A new study from the largest children’s cancer hospital in the world, St. Jude’s Children’s Research Hospital, Memphis, USA, conducted in collaboration with Danish researchers from DTU Systems Biology and Rigshospitalet shows that one of the causes behind children developing leukaemia is to be found in their genetic material. The study will be published today, Wednesday 24 June, in the scientific journal Nature Communications.
Acute lymphoblastic leukaemia is a type of blood cancer that constitutes 25% of all cancer diseases in children. Each year the disease afflicts several thousand children in Europe. The causes of this type of leukaemia are unresolved, and therefore researchers are working intensely worldwide to identify these causes. The new study reveals part of the mystery.
Presumably, leukaemia arises in an interaction between the different types of damage that can occur in the genetic material of cells (i.e. mutations) and infections or other impacts on the immune system in early childhood. Mutations in the genetic material change the behaviour of the cells which then grow and spread uncontrollably.
In the chain of billions of building blocks that make up human genetic material, there are millions of differences between two random individuals. This is why we all look different, why our bodies work differently (e.g. that we have different blood types), and also why two children do not have the same risk of developing leukaemia.
In Denmark, the study is headed by Professor Kjeld Schmiegelow from the Department of Paediatrics and Adolescent Medicine at the Juliane Marie Centre at Rigshospitalet and by Associate Professor Ramneek Gupta from the Center for Biological Sequence Analysis (CBS) at DTU Systems Biology.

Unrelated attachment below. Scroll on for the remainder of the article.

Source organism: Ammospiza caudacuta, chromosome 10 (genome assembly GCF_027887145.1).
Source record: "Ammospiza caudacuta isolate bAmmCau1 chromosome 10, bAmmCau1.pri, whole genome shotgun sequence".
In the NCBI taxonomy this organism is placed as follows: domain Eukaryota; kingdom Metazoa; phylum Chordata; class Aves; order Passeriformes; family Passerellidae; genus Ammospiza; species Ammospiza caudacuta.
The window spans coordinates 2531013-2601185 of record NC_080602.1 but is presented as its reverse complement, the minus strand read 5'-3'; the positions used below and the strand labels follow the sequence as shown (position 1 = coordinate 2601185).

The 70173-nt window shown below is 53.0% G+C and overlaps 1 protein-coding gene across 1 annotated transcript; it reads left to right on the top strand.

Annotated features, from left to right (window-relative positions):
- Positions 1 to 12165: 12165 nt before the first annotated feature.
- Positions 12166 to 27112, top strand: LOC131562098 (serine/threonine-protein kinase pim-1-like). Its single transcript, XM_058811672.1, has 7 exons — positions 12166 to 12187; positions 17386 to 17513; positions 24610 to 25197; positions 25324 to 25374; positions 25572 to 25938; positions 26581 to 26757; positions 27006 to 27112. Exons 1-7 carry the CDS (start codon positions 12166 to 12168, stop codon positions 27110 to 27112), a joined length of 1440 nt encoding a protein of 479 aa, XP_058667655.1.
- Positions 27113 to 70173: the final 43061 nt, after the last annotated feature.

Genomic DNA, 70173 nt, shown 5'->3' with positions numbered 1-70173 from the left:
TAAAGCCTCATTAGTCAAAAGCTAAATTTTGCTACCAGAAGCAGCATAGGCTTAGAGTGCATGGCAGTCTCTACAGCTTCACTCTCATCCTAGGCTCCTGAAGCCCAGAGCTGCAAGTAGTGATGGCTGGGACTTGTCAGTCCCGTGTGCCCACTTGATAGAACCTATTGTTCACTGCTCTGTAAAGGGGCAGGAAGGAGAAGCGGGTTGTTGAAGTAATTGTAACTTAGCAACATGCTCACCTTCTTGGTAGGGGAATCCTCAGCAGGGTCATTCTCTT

“The congenital variations in the patients’ genetic material which turned out to be associated with the risk of developing leukaemia as a child are located in an area that is often affected by new mutations in cancer cells. Thereby, the new findings emphasise that development of cancer should not only be seen as a result of new mutations that affect the genetic material, but as an interaction between variations in the genetic material the child is born with, and new damage that arises later in life.” explains Professor Kjeld Schmiegelow.
The congenital variations in the genetic material found by the researchers occur in 6% of the children with leukaemia in the study, and they were associated with a 2-3 times higher risk of developing leukaemia. In the Danish part of the study, Rigshospitalet and DTU Systems Biology were responsible for collecting data and for analysing the genomes of the children in the study. Danish control children were selected from The Danish Childhood Obesity Biobank in collaboration with Torben Hansen and Jens-Christian Holm from University of Copenhagen and Copenhagen University Hospital Holbaek.
The large amount of data required collaboration between DTU and Rigshospitalet on collecting and analysing the data.
“At CBS at DTU Systems Biology we have Denmark’s largest super computer, Computerome, which is also optimised for life sciences research. This means that by using complex algorithms, we can quickly find patterns in the large volume of data. Some of the more complex analyses will be included in future publications, and we’re obviously looking forward to this,” explains Associate Professor Ramneek Gupta form CBS and DTU Systems Biology.
The researchers stress that the results do not mean that we now can now predict whether or not a child has a high risk of developing leukaemia, but the results are an important step on the road to understanding why leukaemia occurs.
Read the article Inherited Coding Variants at the CDKN2A Locus Influence Susceptibility to Acute Lymphoblastic Leukemia in Childrenin Nature Communications.